Shooting the rifle gave what I consider to be excellent groups. Various types of match ammo gave 5-shot groups of one ragged hole at 25 yds. Federal Gold Match did best (of the ones I had on hand), just making enlarged holes. I say "enlarged" because ragged doesn't do it justice. The rifle may very well shoot better than that--I'm not sure--but I think the Federal ammo was testing my ability to hold off a bench more than I was testing its accuracy in my M44.

The best hunting ammunition grouped about 2" at 100 yds (CCI Mini-Mags).

-- Glenn R. (email address withheld on request -- too much SPAM)
Putting a Scope on Your Rifle Redux While attending a gun show near Atlanta (I was down there for a Garand Match), I found a couple selling scopes and mounts. They were very helpful! Weaver #2 (48402) side mount base will attach to the side of the rifle in place of the peepsite (without drilling). It does require a little removal of wood though. Along with the Weaver 1" Detachable Side Mount (49350, which includes rings), the scope should mount up nicely.

Update: I took the rifle and mount to my local gun shop, it turned out that additional holes would have to be drilled on the side of of the receiver. My original idea was to not drill any additional holes. Since that wouldn't work, I went with a set of normal rings.

-- David
Putting a Scope on Your Rifle Redux II The side mount base does not fit the the rifle with the Lyman peep sight.

The Weaver #12 & #16 bases,and mid size rings do,but require drilling and tapping the receiver, and barrel, to work.The #16, being thicker than the #12, goes on the barrel.The #12, being thinner, goes on the receiver.

Brownell's has these.

Best, Artk.
Putting a Scope on Your Rifle Redux III There is someone on the web who has modified the side mount base to better fit the rifle (without drilling more holes in the receiver.

I have to find the URL again.
What's the Screw
in the Magazine do?
Some folks thought that the long screw in the magazine was used to convert the rifle from multiple to single-shot. I guess that it does do that. But the real purpose is to allow you to shoot .22 short, .22 long, and .22 long rifle cartridges in the same magazine. If the cartridge doesn't fit, remove the screw. Since I only shoot .22 LR, I removed the screw and have it stored in the same safe place as my spare trigger guard.
I want to make my rifle a match rifle You are not the only person with that desire! Bill Hawks (bhawks@ia.net) felt the same way and has done so. His web page at zeus.ia.net/~bhawks/shooting.htm covers a number of topics. He has written a PDF format file that is available on his web page or copied here with his permission. He also has a version is MS Word format.

On April 17, 2002, Bill had the following to say:
"Some may think that I am an evil butcher for altering the original rifle, but what they don't know is that I have six more that are still original. Even if the rifle in the article was the only one I had, I would not regret altering it.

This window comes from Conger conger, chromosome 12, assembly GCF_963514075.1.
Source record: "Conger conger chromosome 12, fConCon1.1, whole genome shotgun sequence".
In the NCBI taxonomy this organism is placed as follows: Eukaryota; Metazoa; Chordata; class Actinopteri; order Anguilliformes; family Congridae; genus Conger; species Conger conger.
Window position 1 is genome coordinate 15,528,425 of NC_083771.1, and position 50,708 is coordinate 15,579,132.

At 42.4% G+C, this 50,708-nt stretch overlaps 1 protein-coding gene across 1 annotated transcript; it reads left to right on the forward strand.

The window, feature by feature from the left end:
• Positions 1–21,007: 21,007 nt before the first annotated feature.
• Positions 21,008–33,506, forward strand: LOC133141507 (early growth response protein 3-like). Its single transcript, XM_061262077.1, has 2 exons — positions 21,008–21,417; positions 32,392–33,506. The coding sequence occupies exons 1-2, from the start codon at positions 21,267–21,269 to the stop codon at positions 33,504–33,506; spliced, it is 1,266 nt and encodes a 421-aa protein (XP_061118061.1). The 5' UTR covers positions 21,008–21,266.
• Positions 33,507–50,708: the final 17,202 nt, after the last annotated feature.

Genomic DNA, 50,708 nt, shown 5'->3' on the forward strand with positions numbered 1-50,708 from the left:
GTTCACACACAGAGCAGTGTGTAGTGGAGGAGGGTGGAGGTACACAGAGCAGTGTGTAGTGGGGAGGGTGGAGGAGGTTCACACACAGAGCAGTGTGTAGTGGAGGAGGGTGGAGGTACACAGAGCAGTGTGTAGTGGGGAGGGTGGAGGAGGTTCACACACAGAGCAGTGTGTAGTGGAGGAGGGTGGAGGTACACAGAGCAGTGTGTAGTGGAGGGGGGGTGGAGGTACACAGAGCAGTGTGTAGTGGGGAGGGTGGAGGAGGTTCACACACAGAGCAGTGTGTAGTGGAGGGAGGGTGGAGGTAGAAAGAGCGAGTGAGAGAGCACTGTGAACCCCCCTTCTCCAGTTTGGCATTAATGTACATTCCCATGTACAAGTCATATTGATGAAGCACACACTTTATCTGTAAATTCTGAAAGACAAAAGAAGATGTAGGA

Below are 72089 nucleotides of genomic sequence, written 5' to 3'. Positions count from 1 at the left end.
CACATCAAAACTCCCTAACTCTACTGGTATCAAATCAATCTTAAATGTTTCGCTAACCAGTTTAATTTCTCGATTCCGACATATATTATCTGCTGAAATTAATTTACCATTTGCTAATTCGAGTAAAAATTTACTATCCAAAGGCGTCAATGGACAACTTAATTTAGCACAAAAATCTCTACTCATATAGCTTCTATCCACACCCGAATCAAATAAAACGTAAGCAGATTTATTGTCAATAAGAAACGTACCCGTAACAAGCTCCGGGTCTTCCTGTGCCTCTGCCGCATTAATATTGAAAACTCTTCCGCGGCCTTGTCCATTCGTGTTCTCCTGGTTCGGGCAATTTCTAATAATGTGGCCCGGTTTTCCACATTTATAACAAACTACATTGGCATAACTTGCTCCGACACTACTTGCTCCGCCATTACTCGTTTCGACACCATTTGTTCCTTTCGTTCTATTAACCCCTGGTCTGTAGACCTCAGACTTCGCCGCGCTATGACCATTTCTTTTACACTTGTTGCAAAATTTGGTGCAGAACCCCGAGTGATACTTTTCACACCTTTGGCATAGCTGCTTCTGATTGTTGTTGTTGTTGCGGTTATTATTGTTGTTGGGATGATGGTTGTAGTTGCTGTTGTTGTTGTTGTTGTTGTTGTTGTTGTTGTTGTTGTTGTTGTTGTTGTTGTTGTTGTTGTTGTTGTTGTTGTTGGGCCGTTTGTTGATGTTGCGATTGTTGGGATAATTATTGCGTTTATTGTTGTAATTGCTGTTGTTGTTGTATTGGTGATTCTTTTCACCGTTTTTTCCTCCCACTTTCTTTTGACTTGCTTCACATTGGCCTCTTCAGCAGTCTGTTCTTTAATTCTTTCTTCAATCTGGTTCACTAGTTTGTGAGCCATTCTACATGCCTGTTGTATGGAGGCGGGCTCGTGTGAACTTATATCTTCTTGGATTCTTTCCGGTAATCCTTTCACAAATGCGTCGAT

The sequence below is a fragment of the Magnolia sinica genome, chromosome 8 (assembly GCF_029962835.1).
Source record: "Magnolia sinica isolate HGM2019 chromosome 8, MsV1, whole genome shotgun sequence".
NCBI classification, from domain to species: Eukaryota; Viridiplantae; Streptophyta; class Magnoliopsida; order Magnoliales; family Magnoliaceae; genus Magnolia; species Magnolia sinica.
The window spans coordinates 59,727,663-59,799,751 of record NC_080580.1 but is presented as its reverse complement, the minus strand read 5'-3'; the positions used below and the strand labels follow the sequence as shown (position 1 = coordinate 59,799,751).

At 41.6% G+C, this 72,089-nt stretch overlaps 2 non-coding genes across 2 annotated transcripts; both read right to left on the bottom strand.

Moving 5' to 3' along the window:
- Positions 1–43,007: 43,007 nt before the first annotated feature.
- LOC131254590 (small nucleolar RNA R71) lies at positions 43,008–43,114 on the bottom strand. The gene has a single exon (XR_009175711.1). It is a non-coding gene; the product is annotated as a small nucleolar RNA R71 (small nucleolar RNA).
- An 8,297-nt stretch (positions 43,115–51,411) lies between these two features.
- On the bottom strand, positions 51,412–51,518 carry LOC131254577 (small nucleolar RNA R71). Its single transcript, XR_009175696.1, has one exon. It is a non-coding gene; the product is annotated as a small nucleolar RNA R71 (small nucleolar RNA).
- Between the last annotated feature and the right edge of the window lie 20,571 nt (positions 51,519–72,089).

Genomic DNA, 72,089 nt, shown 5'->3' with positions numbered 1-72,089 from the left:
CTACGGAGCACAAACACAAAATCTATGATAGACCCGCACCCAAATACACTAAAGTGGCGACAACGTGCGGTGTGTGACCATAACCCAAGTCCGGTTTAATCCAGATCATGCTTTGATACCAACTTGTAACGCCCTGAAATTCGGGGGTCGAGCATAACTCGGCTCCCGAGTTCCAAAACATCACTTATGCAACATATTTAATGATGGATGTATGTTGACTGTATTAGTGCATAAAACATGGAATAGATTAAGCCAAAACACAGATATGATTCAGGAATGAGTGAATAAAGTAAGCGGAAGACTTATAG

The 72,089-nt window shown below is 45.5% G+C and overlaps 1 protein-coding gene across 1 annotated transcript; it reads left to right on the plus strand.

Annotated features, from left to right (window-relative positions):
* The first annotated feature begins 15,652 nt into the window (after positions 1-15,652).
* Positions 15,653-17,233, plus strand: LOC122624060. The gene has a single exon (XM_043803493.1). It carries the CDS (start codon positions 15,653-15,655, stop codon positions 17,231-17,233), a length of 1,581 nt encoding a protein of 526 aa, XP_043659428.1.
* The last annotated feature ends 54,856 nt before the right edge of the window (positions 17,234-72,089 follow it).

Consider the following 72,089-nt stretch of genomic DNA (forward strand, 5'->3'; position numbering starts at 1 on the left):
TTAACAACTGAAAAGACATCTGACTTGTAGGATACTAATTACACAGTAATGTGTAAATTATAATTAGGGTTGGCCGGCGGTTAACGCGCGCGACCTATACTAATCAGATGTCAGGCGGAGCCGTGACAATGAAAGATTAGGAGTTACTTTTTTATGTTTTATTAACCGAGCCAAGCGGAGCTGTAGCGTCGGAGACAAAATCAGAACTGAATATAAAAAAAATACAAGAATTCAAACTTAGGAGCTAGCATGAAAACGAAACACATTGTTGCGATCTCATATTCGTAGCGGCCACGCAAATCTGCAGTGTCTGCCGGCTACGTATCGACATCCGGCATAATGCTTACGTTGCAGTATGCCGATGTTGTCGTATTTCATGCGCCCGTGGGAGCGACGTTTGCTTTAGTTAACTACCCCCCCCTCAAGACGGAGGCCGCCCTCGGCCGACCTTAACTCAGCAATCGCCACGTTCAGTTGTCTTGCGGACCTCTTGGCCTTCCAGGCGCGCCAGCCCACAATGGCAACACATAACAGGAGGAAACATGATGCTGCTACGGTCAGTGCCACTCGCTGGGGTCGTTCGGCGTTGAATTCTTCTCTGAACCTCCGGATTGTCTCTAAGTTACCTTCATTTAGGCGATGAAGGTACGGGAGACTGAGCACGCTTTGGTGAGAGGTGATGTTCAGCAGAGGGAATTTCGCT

It shoots so well that I will be using it for smallbore competition. From what I hear, the CMP is running out of them. I wonder what the going rate will be once the supply has dried up."
The firing pin moves and goes "clack" when the trigger is pulled but nothing else happens. Assuming that the ammo is OK, it is possible that the trigger guard is interfering with the trigger -- which is slowing down the firing pin. A quick check for this is to remove the trigger guard and try to fire again.

I found this out the hard way. I have 3 rifles (call them good rifles A and B, Rusty rifle R). The bolt in R has a bad extractor. I tried the bolts from A and B in rifle R -- neither would work. Bolt R would work in all three rifles. I tried switching parts between bolts A and R to see what would work -- no luck. I pulled the trigger guard and the original A bolt worked fine.
Can't find a Serial NumberAs I look at it there are two possibilities: either you got really lucky and received a rare case of where the serial number was not marked or, to quote Vic Havlin, President Mossberg Collectors Association:

"Mossberg did not put serial numbers on their civilian long guns until 1968. The 44US (no letters behind the US) is a military trainer, and as such should have a serial number in the 100,000 - 165,000 range located on the left side of the receiver opposite the bolt handle. The 44US will also have US PROPERTY marks on it. The 44US(a), (b), (c) and (d) are post-war civilian models and there will not be a serial number.

The 144US is the same story - it is a military marked rifle and will have a serial number in the same location as noted on the 44US. The 144LS, LS-A, and LS-B are civilian versions of the military target rifle. They have no serial numbers except the last 144LS-B models made after 1968 though 1986 when Mossberg discontinued all 22s."